The pace would be slow and dream-like until 'O but I would not have done the forbidden thing...' which would be spoken with determination and conviction. I would angrily question 'What law of heaven have I transgressed?' proving I had done no wrong in the eyes of God whereas 'What god (pause) can save me now?' would be spoken slowly, arms and head lifted to the sky, proving that there was no other fate but death and how no one can save her now. The lights would slowly lift as the rest of the cast become unfrozen. The chorus would begin their line in unison,' Still the same tempest heart..' as the guards slowly march Antigone down the steps off the theatre. Creon would be standing, arms folded, legs hip-width apart conveying solidarity as he says 'Indeed there is no more to hope for.' Antigones' exit would be similar of that to her entrance yet she would be followed by a spotlight until the end of her lines where there would be a final blackout. Her head would be raised though conveying how she is no longer afraid emphasizing admiration. As Antigone I would speak boldly emphasizing the last sentence of the stanza. '............................................because I honoured Those things that to which honour truly belongs.' On the final blackout the stage will be empty except the frozen chorus on stage which will leave a tense and anticipated atmosphere. Alex Webborn 5th December 2003 ...read more.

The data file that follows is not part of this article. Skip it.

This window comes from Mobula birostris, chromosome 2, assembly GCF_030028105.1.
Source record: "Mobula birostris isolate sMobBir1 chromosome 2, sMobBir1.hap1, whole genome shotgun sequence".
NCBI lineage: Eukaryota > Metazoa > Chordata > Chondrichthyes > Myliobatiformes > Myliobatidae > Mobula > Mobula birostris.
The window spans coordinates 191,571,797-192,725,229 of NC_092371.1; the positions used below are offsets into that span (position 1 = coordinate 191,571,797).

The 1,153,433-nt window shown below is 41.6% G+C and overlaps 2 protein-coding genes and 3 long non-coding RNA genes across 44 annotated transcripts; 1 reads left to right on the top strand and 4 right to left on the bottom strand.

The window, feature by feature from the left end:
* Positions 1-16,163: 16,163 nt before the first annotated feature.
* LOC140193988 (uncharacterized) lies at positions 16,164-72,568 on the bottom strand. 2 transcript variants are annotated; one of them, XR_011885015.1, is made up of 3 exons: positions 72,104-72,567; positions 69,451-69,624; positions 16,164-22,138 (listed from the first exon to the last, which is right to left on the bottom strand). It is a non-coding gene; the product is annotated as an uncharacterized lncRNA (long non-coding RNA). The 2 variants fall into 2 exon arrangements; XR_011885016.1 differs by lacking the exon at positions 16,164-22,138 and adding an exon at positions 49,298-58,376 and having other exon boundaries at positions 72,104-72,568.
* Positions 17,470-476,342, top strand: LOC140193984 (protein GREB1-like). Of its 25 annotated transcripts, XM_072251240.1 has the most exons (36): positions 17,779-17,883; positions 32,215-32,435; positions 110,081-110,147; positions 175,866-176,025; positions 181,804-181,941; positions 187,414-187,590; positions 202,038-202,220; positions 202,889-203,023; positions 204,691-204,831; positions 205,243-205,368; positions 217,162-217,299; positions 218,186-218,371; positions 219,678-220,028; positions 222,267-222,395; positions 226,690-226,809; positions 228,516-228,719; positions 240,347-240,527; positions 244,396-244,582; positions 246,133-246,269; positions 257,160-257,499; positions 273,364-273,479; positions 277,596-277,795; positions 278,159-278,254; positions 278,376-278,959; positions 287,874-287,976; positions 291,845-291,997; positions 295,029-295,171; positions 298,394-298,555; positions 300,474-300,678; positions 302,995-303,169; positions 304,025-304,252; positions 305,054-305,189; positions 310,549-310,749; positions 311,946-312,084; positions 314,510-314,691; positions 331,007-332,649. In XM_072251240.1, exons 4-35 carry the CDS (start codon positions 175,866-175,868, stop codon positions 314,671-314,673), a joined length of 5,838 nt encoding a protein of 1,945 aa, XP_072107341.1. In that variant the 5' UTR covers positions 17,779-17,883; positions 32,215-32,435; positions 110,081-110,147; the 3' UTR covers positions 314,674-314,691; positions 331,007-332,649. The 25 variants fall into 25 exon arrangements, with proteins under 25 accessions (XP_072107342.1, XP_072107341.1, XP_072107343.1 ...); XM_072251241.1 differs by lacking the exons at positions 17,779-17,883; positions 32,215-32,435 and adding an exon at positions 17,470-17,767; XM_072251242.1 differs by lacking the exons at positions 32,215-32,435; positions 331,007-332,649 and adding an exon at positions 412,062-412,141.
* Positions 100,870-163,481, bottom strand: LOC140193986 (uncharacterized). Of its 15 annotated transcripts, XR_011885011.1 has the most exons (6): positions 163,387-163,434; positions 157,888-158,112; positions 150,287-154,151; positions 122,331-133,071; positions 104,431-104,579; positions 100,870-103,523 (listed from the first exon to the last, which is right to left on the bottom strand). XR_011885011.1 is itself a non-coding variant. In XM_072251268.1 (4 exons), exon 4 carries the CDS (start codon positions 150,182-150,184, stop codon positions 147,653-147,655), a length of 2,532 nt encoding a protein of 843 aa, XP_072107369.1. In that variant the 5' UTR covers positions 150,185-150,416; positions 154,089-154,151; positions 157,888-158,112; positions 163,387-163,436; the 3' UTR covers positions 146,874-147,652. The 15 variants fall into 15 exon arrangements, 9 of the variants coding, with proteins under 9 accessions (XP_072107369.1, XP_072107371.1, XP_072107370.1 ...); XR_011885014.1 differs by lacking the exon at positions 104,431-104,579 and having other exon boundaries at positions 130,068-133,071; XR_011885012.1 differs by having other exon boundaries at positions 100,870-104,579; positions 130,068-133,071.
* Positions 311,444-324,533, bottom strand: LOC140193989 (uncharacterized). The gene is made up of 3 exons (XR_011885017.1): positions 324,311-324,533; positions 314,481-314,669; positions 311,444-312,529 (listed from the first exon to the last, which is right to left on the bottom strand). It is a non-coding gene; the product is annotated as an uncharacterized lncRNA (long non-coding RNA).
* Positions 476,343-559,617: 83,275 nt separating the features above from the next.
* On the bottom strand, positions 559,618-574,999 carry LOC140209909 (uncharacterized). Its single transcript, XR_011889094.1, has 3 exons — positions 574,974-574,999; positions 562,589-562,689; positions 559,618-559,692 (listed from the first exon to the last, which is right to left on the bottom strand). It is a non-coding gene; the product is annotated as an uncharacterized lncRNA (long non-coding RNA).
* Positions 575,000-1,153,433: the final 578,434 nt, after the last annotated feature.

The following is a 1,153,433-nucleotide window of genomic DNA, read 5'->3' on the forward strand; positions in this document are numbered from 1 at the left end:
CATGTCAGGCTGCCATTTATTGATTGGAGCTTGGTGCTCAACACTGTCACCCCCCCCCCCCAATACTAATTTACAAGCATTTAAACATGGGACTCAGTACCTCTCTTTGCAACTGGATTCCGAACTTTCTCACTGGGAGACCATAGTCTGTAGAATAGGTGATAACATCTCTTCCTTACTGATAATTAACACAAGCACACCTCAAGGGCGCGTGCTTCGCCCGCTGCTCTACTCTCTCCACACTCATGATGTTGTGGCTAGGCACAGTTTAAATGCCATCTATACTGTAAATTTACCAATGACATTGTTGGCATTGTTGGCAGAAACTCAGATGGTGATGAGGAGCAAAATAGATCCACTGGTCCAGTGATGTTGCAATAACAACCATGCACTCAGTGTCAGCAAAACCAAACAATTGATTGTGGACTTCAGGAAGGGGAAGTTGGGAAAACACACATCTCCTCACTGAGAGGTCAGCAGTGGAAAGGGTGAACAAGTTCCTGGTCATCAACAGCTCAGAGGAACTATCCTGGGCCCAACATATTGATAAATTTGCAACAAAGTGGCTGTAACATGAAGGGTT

The above preview is unformatted text

This student written piece of work is one of many that can be found in our GCSE Classics section.

Found what you're looking for?

  • Start learning 29% faster today
  • 150,000+ documents available
  • Just £6.99 a month

Not the one? Search for your essay title...
  • Join over 1.2 million students every month
  • Accelerate your learning by 29%
  • Unlimited access from just £6.99 per month

See related essaysSee related essays